By Jim Whitt
Years ago I spent a couple of days with Kenny Sherrill, owner the Union Stockyards in McAlester, Oklahoma. Most of the cattle in Oklahoma those days were sold at livestock auctions like Kenny’s or traded privately but a new method of selling cattle was creating a buzz. Cattle were videoed and sold via satellite feed. The primary advantage was that distance was eliminated. Instead of traveling to live auctions you could sit in front of a television and buy cattle regardless of where they were located.
While many auction owners considered the satellite auction to be competition, Kenny acquired the franchise for the satellite auction in his area. I asked him if he thought the satellite would be the way most cattle would be sold in the future. “I don’t know,” he answered. “But if it is, I’d rather be part of it than having to compete against it.”
New technologies are changing the playing field in almost every industry today. Digital publishing has turned the world of print media upside down. If you are publishing newspapers, magazines or books, you have a choice. You can be part of digital publishing or compete against it. This conundrum is as old as time itself. If you were a horse trader or sold buggies in the early 20th century you could cuss the automobile or start selling them.
From a personal standpoint I have no interest in social media. But from a business standpoint I can’t afford to ignore it. If you’re in business you can’t afford to ignore it either.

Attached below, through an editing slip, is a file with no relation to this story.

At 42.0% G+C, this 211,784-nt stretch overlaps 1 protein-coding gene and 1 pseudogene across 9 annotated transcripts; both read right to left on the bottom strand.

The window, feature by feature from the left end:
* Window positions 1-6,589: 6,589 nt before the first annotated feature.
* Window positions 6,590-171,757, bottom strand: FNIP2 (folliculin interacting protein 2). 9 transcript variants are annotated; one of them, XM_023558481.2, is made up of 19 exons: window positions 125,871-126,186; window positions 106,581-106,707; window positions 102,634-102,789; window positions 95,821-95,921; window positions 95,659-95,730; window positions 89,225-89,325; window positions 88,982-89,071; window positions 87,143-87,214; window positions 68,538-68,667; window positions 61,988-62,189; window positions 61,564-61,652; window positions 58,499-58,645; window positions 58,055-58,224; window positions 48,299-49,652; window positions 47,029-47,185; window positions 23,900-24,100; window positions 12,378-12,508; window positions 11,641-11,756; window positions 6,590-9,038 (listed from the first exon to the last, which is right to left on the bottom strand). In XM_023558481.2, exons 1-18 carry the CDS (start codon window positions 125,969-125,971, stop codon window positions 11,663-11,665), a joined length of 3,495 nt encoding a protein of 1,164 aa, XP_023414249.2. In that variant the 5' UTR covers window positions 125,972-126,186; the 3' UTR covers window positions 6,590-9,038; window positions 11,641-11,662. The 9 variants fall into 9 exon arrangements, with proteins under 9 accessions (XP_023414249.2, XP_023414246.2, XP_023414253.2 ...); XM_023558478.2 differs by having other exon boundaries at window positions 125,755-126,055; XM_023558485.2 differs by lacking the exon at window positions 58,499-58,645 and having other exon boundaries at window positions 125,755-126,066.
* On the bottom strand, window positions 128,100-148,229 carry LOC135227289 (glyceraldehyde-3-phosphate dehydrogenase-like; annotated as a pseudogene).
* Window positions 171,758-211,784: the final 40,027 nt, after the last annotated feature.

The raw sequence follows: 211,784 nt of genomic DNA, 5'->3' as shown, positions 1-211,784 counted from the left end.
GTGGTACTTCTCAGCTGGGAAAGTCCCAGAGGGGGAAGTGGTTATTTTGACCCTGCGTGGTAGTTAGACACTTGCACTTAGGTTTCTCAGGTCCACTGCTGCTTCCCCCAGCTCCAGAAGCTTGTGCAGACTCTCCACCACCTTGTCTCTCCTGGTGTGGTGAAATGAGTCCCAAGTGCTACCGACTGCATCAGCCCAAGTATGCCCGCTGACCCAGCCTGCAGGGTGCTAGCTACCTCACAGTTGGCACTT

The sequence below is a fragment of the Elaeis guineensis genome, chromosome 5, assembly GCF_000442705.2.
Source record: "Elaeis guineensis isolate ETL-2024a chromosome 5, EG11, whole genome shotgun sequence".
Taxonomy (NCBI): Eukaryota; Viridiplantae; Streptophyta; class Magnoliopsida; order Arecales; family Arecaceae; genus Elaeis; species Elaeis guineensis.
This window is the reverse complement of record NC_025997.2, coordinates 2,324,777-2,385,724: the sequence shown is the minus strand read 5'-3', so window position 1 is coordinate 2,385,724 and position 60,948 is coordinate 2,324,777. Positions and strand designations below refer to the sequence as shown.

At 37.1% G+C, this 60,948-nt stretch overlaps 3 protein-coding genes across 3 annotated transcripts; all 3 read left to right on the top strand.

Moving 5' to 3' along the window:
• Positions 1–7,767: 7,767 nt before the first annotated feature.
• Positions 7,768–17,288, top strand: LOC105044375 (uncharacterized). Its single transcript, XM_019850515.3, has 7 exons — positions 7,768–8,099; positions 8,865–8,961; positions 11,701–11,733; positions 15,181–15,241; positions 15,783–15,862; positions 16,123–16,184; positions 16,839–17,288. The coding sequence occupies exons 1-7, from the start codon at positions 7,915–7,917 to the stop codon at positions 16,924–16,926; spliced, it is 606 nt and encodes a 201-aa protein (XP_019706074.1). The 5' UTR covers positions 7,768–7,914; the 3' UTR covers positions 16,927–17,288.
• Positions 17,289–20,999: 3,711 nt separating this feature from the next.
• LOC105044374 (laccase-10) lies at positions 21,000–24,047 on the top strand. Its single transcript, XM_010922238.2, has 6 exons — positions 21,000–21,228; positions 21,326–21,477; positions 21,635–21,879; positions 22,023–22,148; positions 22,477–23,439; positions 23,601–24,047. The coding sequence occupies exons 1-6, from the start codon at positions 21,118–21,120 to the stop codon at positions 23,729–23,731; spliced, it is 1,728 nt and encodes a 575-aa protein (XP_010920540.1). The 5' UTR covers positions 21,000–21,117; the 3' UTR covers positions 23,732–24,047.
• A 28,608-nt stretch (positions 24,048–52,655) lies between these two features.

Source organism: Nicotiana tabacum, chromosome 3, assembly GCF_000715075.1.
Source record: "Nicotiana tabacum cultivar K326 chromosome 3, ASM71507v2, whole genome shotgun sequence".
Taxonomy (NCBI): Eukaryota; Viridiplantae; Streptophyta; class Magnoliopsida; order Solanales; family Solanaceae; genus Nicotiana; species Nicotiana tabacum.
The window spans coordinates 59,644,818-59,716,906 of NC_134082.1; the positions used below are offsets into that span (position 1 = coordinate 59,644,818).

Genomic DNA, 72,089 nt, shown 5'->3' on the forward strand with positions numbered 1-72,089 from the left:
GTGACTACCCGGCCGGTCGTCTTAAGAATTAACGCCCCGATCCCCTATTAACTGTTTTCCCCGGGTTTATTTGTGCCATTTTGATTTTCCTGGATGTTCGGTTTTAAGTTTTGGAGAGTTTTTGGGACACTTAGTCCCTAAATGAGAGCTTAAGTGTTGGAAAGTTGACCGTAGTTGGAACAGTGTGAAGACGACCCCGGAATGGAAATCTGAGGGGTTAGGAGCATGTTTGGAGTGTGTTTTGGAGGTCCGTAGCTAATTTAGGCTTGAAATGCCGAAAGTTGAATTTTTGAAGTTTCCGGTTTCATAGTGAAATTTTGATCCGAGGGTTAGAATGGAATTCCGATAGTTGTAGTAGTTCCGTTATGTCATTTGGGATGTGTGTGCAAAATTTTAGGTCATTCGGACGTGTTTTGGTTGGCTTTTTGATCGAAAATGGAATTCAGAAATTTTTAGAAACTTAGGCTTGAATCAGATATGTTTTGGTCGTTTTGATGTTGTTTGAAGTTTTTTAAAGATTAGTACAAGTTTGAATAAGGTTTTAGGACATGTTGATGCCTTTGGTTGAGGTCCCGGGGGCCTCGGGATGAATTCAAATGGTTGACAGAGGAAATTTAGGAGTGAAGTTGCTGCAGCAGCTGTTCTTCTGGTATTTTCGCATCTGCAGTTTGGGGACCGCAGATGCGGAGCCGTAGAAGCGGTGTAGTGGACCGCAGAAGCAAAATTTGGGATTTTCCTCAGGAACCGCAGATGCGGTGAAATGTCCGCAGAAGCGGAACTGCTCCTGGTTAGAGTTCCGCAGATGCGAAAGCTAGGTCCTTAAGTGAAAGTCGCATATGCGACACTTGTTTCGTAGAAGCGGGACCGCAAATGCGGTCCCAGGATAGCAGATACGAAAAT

In an article entitled Social Media Is Morphing into Social Business, Beverly Macy, CEO of Gravity Summit LLC had this to say, “If you’re in top management, don’t wait. Work with a solid strategic consulting team who can help you develop a road map of entry points to foster social business, both internally and externally. The opportunity to deepen relationships with clients and partners by removing communication barriers is truly transformational.”
As is the case with learning anything new you are going to have to pay some tuition. “My advice is fail fast, fail forward, but do something,” writes Macy. “The rewards are waiting for those who blaze the trail.” I think that’s great advice for life in general.
I’ve paid my share of tuition learning new technology. Some of you reading this can remember when my articles came to you via fax. It was new technology when I started this publication 20 years ago. The fax edition gave way to another new technology, email.
I’m still publishing via email but found I can reach an even wider audience by posting my articles on my website blog and sites like Facebook and LinkedIn. And I can direct even more people to those sites using Twitter.
With the advent of each new technology I’ve had to make a choice — do nothing or give it a try. I’ve had to pay a lot of tuition, learn a whole new way of doing things and experienced varying degrees of failure with each transition. But I’ve managed to fail forward.
Failure carries a price tag but doing nothing is much more expensive. Just because we refuse to change doesn’t mean others won’t. And I’d rather be part of something new than having to compete against it.
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